The relationship between different media has emerged as one of the most important areas of research in contemporary cultural and literary studies. But how should we conceive of the relationship between texts and images today? Should we speak of collaboration, interaction or competition? What is the role of literary, historical and scientific texts in a culture dominated by the visual? What is the status of images as cultural artefacts? Are images forms of representation, do they simulate reality or do they intervene in the material world? And how do literature and cultural theory – themselves essentially textual discourses – react to the much-discussed visual turn within Western culture? Does the concept of ‘intermediality’ allow literary, historical and cultural scholars to envisage a more general theory of media? Addressing these questions from a programmatic point of view, the articles in this volume investigate the effects of different forms of representation in modern European and American literature, media and thought.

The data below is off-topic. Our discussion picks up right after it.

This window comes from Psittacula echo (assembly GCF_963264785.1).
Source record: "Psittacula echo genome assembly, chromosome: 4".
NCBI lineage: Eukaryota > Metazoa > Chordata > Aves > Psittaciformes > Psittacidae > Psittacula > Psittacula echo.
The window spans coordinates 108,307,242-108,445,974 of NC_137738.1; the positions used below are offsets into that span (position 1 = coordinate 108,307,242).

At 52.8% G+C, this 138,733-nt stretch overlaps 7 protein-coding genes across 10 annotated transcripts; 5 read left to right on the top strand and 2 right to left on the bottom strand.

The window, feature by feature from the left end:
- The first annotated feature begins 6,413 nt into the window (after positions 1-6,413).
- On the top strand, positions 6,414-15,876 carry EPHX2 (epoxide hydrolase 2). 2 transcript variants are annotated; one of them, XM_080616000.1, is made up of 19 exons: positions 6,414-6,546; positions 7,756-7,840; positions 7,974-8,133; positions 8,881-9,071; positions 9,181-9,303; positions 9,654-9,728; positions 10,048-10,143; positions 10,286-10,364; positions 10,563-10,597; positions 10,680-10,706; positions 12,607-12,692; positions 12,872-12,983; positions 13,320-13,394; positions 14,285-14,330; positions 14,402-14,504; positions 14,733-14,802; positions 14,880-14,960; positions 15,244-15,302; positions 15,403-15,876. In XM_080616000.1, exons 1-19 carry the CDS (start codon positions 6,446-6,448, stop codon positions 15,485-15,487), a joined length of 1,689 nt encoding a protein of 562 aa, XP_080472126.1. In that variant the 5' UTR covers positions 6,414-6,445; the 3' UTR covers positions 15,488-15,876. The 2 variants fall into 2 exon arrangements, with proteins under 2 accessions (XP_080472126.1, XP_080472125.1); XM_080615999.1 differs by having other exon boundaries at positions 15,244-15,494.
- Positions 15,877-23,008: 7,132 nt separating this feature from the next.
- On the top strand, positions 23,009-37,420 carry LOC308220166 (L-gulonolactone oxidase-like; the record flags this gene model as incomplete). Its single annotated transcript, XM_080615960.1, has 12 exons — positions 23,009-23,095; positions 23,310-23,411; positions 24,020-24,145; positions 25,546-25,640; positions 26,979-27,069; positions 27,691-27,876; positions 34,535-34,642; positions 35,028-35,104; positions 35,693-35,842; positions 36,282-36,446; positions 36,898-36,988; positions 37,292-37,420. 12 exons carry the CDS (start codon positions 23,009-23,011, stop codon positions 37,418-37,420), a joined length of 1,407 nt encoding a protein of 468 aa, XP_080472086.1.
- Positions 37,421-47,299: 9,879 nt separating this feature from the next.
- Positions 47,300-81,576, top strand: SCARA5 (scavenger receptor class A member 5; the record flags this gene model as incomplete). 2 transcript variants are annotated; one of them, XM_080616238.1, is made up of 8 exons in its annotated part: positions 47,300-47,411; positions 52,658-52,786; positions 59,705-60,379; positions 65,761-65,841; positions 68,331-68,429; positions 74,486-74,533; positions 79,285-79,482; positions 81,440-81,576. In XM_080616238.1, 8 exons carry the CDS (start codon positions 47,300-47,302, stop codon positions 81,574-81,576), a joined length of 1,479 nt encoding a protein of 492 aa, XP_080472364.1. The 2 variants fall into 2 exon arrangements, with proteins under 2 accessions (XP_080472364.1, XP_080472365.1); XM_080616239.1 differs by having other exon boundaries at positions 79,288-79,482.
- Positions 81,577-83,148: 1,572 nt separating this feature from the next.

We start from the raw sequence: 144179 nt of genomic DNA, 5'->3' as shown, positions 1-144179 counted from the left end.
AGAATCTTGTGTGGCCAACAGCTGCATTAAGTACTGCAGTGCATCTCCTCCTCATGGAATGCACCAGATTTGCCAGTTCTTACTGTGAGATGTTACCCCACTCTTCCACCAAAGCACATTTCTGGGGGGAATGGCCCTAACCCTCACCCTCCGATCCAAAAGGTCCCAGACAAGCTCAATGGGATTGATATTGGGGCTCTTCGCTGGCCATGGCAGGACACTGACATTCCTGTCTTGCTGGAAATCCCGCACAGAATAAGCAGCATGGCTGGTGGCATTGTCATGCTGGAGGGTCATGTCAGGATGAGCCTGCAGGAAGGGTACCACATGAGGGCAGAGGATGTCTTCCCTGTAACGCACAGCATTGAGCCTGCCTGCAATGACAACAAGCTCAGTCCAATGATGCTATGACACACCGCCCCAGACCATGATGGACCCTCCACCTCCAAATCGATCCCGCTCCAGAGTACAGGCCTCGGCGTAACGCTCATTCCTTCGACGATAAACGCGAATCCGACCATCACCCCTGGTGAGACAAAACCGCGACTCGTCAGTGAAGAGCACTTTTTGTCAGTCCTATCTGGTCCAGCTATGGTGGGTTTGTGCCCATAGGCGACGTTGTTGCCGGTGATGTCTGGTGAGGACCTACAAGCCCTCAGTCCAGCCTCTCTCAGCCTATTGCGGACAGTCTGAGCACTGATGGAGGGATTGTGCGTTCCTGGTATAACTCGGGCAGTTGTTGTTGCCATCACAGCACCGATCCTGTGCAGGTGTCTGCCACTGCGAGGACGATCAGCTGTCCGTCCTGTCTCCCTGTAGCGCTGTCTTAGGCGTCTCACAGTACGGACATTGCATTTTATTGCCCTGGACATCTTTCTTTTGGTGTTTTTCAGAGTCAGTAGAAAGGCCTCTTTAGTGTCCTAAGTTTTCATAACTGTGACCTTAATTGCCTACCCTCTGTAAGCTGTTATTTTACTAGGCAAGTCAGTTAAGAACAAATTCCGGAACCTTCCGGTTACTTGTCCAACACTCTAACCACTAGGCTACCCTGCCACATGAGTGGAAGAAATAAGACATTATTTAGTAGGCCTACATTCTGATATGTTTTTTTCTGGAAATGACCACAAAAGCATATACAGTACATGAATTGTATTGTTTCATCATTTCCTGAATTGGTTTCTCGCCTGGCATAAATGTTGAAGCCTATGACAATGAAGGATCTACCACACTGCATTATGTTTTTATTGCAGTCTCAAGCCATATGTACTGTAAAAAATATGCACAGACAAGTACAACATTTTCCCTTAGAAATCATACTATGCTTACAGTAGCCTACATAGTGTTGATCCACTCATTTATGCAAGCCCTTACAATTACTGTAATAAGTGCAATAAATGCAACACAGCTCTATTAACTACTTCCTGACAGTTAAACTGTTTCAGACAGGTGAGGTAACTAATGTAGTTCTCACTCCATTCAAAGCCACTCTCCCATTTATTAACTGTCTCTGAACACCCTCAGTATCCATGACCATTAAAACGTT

Oxford, Bern, Berlin, Bruxelles, Frankfurt am Main, New York, Wien, 2010. VIII, 270 pp., num. ill.
Contents: Christian J. Emden/Gabriele Rippl: Introduction: Image, Text and Simulation – Aleida Assmann: The Shaping of Attention
by Cultural Frames and Media Technology – Gabriele Rippl: English Literature and Its Other: Toward a Poetics of Intermediality
– Christian J. Emden: Scanned Brains, Dyed Bacteria and Magnified Flies: On Scientific Images and Things – Renate Brosch:
‘Art Can Do Nothing without the Collaboration of the Beholder’: Vernon Lee’s Theory of Aesthetic Response – Cornelia Zumbusch:
Images of History: Walter Benjamin and Aby Warburg – Julia Straub: Morphing and Mourning Beatrice: Mythopoesis in Dante Gabriel
Rossetti and Julia Margaret Cameron – Bruno Arich-Gerz: The Eye-con-tactile, Mesmerism and Literature: Seeing the Feel in
Hawthorne’s The Marble Faun and William Gibson’s Idoru – Nicole Wiedenmann: The Body of the Crowd: Revolutionary
Masses in Image and Discourse – Hartmut Winkler: The Computer and the Audiovisual: Ruptures and Continuities in Media History
– Kay Kirchmann: Parallel Universe: Reflections on the Suspicion of Simulation in Media Theory and Contemporary Film.